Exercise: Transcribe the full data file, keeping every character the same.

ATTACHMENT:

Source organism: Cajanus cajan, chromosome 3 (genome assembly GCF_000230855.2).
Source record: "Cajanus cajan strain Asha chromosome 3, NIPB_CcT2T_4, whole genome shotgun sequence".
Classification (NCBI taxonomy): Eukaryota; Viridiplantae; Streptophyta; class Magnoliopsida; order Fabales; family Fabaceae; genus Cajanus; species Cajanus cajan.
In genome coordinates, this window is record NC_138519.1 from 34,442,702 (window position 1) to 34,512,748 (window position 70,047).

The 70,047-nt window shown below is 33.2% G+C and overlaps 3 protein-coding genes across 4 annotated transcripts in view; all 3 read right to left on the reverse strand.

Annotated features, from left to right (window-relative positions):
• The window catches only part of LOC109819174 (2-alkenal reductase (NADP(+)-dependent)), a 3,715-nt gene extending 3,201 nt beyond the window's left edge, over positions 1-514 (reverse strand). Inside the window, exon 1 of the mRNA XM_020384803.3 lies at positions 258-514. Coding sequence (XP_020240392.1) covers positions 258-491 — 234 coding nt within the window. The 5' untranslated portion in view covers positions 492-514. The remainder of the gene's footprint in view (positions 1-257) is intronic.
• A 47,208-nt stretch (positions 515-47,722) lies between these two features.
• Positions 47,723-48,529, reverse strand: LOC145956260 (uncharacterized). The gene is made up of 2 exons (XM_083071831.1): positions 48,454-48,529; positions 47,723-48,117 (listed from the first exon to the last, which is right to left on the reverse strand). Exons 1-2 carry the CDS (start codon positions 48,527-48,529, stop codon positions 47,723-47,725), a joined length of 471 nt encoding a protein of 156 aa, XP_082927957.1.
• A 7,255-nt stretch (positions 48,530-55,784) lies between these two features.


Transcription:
Source organism: Cajanus cajan, chromosome 3 (genome assembly GCF_000230855.2).
Source record: "Cajanus cajan strain Asha chromosome 3, NIPB_CcT2T_4, whole genome shotgun sequence".
Classification (NCBI taxonomy): Eukaryota; Viridiplantae; Streptophyta; class Magnoliopsida; order Fabales; family Fabaceae; genus Cajanus; species Cajanus cajan.
In genome coordinates, this window is record NC_138519.1 from 34,442,702 (window position 1) to 34,512,748 (window position 70,047).

The 70,047-nt window shown below is 33.2% G+C and overlaps 3 protein-coding genes across 4 annotated transcripts in view; all 3 read right to left on the reverse strand.

Annotated features, from left to right (window-relative positions):
• The window catches only part of LOC109819174 (2-alkenal reductase (NADP(+)-dependent)), a 3,715-nt gene extending 3,201 nt beyond the window's left edge, over positions 1-514 (reverse strand). Inside the window, exon 1 of the mRNA XM_020384803.3 lies at positions 258-514. Coding sequence (XP_020240392.1) covers positions 258-491 — 234 coding nt within the window. The 5' untranslated portion in view covers positions 492-514. The remainder of the gene's footprint in view (positions 1-257) is intronic.
• A 47,208-nt stretch (positions 515-47,722) lies between these two features.
• Positions 47,723-48,529, reverse strand: LOC145956260 (uncharacterized). The gene is made up of 2 exons (XM_083071831.1): positions 48,454-48,529; positions 47,723-48,117 (listed from the first exon to the last, which is right to left on the reverse strand). Exons 1-2 carry the CDS (start codon positions 48,527-48,529, stop codon positions 47,723-47,725), a joined length of 471 nt encoding a protein of 156 aa, XP_082927957.1.
• A 7,255-nt stretch (positions 48,530-55,784) lies between these two features.